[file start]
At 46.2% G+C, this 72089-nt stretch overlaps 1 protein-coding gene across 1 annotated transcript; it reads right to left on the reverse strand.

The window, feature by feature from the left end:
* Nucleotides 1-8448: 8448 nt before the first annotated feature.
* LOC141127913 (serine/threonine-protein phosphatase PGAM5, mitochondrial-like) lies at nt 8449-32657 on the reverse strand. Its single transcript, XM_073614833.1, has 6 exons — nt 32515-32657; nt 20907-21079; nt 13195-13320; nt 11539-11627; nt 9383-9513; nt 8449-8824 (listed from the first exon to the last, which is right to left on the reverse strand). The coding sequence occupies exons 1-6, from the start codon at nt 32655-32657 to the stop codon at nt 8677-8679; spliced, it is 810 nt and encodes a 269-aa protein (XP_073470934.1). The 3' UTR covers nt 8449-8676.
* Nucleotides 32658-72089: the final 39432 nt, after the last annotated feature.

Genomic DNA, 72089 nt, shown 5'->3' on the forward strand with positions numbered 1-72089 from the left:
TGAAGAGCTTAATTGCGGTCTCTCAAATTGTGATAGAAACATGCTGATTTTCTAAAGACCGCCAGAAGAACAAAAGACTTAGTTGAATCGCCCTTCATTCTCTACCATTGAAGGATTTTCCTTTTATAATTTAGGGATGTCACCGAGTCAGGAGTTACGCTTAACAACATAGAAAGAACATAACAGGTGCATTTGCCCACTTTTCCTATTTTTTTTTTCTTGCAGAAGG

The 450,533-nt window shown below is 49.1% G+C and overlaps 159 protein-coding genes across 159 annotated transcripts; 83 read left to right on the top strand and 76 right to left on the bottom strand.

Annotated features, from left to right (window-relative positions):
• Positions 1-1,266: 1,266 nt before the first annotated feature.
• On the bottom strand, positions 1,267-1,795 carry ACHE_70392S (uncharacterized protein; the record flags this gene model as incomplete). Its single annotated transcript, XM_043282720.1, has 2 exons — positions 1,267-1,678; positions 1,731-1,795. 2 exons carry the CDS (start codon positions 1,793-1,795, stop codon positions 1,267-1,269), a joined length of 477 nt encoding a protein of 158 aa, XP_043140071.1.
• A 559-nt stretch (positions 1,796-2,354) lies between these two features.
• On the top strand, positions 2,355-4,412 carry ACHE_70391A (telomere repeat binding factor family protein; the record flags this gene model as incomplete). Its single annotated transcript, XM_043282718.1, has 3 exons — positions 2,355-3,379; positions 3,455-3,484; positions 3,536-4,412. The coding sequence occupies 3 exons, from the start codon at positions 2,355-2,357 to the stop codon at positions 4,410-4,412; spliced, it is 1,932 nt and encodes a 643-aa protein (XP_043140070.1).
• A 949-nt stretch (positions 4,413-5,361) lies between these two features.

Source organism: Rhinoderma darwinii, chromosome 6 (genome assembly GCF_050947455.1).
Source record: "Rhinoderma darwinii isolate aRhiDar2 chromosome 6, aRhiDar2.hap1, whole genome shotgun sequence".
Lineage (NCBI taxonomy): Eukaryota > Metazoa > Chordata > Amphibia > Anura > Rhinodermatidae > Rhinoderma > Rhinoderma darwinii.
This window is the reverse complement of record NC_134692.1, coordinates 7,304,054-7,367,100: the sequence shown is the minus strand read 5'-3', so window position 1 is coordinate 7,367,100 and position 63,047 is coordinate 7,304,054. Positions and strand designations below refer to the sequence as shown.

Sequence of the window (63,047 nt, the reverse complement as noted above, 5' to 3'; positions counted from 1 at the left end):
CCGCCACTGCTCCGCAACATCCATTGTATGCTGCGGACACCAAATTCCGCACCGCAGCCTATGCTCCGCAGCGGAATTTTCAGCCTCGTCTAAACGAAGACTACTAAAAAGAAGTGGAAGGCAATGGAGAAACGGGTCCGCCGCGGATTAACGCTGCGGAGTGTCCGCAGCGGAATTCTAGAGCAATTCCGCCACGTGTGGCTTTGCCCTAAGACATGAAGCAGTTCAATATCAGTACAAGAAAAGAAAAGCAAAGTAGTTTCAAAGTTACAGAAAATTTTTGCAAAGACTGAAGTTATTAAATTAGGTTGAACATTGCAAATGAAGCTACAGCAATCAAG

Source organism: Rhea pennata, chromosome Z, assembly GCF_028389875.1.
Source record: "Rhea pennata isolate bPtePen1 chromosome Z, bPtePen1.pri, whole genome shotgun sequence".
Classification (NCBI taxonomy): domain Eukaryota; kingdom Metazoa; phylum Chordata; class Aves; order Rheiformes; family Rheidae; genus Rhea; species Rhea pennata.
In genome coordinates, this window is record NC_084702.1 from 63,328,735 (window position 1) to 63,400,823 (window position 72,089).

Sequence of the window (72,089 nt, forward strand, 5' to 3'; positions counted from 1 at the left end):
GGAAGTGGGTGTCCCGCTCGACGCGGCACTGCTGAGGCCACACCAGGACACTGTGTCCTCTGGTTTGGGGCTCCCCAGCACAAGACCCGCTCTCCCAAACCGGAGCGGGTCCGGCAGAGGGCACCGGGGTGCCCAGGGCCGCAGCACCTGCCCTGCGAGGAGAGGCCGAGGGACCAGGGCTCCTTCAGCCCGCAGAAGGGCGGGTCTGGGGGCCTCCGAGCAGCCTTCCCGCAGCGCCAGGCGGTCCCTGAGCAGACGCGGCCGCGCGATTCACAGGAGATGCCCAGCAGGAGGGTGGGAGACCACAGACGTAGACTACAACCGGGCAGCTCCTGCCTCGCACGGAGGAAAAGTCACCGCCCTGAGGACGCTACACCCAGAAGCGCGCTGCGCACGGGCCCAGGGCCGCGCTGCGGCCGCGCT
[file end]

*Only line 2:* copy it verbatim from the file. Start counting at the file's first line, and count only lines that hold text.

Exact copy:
The window, feature by feature from the left end: